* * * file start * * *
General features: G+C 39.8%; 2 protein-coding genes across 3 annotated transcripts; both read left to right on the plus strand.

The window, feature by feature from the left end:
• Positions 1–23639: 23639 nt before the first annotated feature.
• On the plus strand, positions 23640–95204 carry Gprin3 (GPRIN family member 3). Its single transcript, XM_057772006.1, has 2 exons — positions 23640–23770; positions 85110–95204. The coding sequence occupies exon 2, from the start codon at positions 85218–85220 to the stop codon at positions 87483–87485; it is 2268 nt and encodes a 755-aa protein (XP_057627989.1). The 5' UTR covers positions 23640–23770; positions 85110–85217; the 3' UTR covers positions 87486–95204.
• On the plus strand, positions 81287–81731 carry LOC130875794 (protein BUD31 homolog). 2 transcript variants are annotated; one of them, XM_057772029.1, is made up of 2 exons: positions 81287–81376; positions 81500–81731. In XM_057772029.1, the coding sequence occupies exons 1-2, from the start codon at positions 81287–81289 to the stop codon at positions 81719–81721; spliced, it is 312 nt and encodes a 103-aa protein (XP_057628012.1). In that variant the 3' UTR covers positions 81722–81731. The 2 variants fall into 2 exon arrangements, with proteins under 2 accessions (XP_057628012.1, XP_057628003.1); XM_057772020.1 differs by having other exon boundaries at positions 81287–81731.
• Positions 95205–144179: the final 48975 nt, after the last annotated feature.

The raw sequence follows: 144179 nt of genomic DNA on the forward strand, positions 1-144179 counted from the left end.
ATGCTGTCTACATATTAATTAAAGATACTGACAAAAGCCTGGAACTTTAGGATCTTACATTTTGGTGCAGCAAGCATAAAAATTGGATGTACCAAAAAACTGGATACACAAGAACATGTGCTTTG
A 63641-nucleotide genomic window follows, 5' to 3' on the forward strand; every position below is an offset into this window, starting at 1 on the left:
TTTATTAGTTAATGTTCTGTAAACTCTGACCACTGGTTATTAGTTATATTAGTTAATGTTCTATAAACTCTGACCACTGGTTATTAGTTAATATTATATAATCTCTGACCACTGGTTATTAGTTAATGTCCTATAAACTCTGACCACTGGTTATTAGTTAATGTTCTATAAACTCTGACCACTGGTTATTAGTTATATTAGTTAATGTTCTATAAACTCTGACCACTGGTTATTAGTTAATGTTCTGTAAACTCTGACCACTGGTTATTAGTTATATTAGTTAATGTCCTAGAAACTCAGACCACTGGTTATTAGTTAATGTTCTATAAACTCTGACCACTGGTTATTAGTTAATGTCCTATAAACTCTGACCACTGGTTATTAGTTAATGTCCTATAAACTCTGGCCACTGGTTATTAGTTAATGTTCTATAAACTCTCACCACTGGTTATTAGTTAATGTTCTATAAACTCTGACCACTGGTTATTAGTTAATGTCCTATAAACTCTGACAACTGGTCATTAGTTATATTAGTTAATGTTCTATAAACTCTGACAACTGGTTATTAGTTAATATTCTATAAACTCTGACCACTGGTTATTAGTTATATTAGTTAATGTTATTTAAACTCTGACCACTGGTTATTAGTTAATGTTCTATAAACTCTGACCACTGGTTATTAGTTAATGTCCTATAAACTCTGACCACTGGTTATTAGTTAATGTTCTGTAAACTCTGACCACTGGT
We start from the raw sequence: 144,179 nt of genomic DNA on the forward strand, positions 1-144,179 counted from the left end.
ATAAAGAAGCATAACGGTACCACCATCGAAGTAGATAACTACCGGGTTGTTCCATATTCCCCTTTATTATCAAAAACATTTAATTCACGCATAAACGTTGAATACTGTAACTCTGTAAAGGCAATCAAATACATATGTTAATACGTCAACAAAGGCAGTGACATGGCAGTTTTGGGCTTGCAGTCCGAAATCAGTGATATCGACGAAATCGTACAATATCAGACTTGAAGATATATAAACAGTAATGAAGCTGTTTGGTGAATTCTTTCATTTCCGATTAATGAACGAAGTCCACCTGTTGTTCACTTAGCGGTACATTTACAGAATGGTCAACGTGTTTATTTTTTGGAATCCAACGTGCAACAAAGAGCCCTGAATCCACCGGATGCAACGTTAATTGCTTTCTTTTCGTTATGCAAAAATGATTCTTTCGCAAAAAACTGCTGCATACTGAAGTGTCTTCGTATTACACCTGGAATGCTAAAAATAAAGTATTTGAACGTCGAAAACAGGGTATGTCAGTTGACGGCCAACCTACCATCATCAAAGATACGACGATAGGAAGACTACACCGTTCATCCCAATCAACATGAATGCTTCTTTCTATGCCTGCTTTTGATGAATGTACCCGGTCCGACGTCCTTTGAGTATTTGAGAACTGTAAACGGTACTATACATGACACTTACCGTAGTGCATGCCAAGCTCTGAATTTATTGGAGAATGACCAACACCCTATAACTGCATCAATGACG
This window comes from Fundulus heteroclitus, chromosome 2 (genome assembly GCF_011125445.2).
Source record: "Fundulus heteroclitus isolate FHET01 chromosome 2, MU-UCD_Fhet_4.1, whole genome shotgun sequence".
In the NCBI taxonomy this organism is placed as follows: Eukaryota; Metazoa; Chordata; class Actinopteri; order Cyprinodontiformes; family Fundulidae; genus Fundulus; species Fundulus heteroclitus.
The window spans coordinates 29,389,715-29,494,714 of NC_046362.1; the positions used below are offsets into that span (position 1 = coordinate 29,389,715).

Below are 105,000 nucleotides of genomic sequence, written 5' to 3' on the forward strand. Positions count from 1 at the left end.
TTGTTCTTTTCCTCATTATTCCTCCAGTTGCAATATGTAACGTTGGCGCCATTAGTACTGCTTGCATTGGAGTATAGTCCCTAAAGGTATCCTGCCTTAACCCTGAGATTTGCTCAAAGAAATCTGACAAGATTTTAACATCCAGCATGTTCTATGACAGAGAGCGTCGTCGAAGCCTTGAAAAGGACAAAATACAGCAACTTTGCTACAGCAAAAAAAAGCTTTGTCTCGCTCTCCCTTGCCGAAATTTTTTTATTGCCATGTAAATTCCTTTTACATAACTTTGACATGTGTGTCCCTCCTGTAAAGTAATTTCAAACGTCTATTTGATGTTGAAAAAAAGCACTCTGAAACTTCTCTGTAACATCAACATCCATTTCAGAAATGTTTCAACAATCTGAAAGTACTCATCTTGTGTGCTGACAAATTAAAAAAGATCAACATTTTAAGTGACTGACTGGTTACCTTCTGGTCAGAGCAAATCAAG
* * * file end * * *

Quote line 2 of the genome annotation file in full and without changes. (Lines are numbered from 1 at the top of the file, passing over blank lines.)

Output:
The window, feature by feature from the left end: